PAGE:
Months ago I wrote about how it appeared that my sexual orientation changed from that of a straight man to that of a straight woman. For the past year-and-a-half or so, I've solely been attracted to men. To be certain, these attractions were purely physical attractions, and for the most part, still are. As I've developed emotional connections with women through my transition, I've always wondered how it would be possible to develop the sort of close emotional connection with a man, that I can and do with women. But my feelings towards women have been exclusively platonic during this time.

Well, transition appears to have thrown me yet another curve ball. There's a woman that I've come to know over the past three months or so and I feel incredibly drawn to her. I've only met her once; in fact, I have trouble remembering what she looks like. But we've spoken on the phone many times. We're continually finishing each others' sentences, we seem to think alike, we just connect. A little while ago, we had a bit of a disagreement but quickly got back on the same page. She said something like "See, even when we fight, we end up agreeing." I find myself daydreaming about her... a lot. Not in a sexual way. Although I have imagined kissing her. It's quite a pleasant thought.

We have a business relationship, and for now and the next few months, even if these feelings of mine were reciprocated, it wouldn't be appropriate for us to have a personal relationship outside of the business stuff, even a friendship. So any of that will have to wait, if it's meant to be at all. I do know that she loves my sense of humor, that she thinks I'm pretty, and that she has a lot of respect for me. All good things. :)

She's a single mom, a couple years older than me, and although we've not gotten into too much personal stuff, I don't sense that there's a man in her life. Through her work, she is very involved in and passionate about LGBT-related causes, which makes me think at the very least, she's bi. I was talking about my feelings with my therapist, and she suggested that a bisexual woman would be less likely to be put off by the fact by my history than someone who is exclusively straight or lesbian. I tend to agree with that.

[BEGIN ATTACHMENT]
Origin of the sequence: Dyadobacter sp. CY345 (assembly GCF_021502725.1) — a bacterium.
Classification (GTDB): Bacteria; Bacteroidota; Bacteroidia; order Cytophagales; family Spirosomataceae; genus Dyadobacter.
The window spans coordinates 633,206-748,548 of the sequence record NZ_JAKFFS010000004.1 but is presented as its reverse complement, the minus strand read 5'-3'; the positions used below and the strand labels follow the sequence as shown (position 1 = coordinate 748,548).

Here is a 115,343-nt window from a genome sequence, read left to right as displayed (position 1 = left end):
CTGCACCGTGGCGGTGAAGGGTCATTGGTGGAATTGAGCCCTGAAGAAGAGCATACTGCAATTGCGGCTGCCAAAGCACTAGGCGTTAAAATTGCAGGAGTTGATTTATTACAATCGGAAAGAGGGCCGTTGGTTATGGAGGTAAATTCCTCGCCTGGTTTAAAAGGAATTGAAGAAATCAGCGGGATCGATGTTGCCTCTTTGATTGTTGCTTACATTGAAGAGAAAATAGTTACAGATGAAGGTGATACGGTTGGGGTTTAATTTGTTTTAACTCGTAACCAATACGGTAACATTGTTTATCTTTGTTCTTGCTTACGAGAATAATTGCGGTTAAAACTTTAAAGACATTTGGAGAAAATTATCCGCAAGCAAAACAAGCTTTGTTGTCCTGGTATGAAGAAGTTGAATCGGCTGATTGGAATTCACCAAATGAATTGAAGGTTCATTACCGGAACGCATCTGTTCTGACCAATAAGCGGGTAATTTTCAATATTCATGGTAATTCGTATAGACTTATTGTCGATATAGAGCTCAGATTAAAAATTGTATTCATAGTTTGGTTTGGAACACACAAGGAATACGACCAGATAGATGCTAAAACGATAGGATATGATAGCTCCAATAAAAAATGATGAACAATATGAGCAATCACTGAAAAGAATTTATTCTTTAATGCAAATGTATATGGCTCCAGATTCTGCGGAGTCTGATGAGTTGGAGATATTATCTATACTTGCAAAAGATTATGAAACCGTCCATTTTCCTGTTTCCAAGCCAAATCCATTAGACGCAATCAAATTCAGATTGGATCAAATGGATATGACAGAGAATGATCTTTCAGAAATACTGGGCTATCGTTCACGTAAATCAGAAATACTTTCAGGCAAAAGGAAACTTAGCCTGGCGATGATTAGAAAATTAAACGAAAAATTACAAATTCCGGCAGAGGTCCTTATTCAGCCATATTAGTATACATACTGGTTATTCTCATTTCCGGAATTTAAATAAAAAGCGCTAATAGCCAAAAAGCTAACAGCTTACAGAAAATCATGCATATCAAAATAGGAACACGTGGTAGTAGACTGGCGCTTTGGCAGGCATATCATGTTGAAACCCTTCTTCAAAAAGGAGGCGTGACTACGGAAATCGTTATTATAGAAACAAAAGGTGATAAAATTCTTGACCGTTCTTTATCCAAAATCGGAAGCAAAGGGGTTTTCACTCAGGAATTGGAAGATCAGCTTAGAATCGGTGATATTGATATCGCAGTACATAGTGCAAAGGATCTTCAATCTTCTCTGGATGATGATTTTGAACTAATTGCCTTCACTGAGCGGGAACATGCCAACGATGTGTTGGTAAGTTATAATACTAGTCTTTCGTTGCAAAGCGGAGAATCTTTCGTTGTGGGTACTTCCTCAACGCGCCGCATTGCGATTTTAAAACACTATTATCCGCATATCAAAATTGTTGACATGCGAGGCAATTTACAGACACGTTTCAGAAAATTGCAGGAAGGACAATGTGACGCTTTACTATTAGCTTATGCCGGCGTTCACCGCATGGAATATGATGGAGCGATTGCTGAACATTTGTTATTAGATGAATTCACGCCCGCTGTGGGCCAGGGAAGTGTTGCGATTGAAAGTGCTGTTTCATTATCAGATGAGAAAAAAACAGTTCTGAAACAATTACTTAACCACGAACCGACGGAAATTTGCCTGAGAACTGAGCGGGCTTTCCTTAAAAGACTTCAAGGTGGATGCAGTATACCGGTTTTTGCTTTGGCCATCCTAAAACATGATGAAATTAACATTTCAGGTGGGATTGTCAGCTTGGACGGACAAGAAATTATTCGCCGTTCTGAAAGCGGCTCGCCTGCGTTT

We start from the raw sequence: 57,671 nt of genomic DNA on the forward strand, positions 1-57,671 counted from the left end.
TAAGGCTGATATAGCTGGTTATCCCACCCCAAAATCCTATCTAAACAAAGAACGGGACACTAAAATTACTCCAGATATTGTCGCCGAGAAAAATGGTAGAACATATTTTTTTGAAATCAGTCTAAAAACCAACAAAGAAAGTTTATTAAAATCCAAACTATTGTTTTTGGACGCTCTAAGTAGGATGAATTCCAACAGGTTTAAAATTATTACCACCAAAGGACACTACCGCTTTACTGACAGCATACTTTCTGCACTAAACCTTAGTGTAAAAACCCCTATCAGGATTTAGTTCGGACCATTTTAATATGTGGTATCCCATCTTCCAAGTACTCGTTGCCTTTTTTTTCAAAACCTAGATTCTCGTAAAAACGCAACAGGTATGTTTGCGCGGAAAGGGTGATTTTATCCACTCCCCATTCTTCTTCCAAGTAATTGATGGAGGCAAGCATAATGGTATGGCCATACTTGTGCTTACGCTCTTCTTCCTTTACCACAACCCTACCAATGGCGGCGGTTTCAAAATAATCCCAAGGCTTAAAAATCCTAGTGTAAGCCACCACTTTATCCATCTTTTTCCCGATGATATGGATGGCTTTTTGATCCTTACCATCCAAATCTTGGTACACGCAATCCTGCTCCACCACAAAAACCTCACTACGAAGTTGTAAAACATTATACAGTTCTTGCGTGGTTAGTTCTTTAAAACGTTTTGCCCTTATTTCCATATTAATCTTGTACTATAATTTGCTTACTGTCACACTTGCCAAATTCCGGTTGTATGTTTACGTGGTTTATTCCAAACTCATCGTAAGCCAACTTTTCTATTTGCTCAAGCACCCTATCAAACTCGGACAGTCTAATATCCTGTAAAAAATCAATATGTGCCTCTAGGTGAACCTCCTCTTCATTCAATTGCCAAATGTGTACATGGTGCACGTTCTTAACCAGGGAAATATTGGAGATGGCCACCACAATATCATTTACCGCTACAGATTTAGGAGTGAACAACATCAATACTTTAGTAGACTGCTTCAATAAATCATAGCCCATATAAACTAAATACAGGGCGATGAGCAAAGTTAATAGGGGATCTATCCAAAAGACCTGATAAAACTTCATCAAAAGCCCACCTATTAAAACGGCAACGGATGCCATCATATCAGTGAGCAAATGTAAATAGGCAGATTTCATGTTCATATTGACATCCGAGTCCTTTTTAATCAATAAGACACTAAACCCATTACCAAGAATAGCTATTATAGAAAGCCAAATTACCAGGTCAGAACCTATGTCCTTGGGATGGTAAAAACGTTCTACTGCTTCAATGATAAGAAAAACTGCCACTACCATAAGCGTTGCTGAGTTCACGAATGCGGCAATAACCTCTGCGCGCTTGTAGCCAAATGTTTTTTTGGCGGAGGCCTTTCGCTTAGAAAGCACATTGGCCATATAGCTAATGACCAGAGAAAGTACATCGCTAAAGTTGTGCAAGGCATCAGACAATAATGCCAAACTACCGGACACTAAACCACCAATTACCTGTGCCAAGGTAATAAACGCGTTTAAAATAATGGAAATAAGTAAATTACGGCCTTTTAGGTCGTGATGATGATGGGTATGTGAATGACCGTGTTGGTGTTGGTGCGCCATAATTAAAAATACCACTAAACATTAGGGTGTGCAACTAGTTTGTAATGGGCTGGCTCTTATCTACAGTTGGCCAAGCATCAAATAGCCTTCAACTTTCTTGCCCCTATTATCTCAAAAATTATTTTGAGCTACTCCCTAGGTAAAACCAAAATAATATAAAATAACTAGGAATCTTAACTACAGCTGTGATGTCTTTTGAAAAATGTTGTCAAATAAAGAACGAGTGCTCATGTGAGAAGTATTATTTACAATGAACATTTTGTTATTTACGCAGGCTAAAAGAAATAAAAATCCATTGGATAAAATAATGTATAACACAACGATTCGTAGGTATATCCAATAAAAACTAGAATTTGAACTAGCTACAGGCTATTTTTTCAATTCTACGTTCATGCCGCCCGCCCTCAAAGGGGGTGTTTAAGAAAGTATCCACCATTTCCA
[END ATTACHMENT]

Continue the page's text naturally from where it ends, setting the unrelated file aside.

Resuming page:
This post, I suppose, isn't so much about this specific person as it is about me and how things change as one transitions. The more I think about it, I think the way it's going to go for me is that I will be attracted and drawn to someone's soul. The body containing that soul, whether it is a male or a female body, might not matter so much to me. We'll see how everything shakes out after surgery. There are bound to be a few more twists and turns to this story.

I had to go look at the calendar before I wrote the title for this post. It doesn't seem possible that my little countdown timer went from 120 to 10 so quickly. I have moments here and there where it hits me, like today at work. I'm rolling off our project when I go for surgery, and will start with a new client when I return. I was talking to our project architect about some knowledge transfer that I need to do before I leave. Our architect has been on this project since its' inception, and was the one who applauded when I came out to the team. He's a fantastic architect, but more importantly, a good person. I'll miss working with him.

Anyway, after we talked today, I started getting emotional and choked-up. While I ultimately don't want to be known as the transsexual person, this project has been very safe and even comfortable. I'll be on a new project with some people who might know, and a client who will not. And that will be new. The unknown is a little bit scary. I started thinking about what it will be like on my last day. I'll probably be an emotional wreck. Not to mention that I'll leave work, and then go pick up my kids for my last evening with them. Which will likely be even more emotional.

As far as the surgery itself, I'm excited for it. I think once I get my see ya laters out to co-workers and the kids, that I will be calm and focused once I'm up there.

I made my blog private; there are maybe 15 people who are readers.

Today I feel excited and emotional. :)

I wonder what you all think you're accomplishing.

Pretty much every blog in which I have any interest whatsoever these days, at least in the comments' section, has degraded into a cacophony of voices screaming at each other and accomplishing absolutely nothing. Whether you're a transsexual separatist, a crossdresser, a transsexual who identifies as transgender, a transgender person, someone who starts comments, or someone who is repeatedly goaded into responding to comments, a commenter on T-Central blogs, PHB, Bilerco, Transadvocate, or any of the other LGBT-related websites where people endlessly rehash the same thing that's being simultaneously argued on all of the other aforementioned sites, you need to wake up to the fact that you're not going to change anyone's mind about anything via blog comments.